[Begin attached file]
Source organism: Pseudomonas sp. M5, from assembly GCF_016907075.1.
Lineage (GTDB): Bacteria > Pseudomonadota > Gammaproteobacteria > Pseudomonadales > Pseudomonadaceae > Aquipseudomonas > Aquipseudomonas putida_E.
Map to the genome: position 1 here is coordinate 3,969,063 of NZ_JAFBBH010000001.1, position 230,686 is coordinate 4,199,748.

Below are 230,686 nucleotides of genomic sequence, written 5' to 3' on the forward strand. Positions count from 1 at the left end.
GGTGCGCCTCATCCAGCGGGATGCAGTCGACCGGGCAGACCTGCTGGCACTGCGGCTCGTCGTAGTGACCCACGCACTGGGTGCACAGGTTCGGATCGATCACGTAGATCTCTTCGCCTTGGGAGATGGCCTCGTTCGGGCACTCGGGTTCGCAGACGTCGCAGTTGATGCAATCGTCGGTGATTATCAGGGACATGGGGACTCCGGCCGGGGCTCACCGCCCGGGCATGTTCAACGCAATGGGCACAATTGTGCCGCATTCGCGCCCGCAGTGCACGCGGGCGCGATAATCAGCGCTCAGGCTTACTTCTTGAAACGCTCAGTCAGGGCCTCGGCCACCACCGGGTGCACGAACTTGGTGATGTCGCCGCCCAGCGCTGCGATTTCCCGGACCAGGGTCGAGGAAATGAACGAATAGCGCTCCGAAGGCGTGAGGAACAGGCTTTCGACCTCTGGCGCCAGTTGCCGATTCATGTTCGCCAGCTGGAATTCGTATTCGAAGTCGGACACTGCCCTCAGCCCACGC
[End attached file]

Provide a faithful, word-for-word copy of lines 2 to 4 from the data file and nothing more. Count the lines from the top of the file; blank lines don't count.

Lineage (GTDB): Bacteria > Pseudomonadota > Gammaproteobacteria > Pseudomonadales > Pseudomonadaceae > Aquipseudomonas > Aquipseudomonas putida_E.
Map to the genome: position 1 here is coordinate 3,969,063 of NZ_JAFBBH010000001.1, position 230,686 is coordinate 4,199,748.

Below are 230,686 nucleotides of genomic sequence, written 5' to 3' on the forward strand. Positions count from 1 at the left end.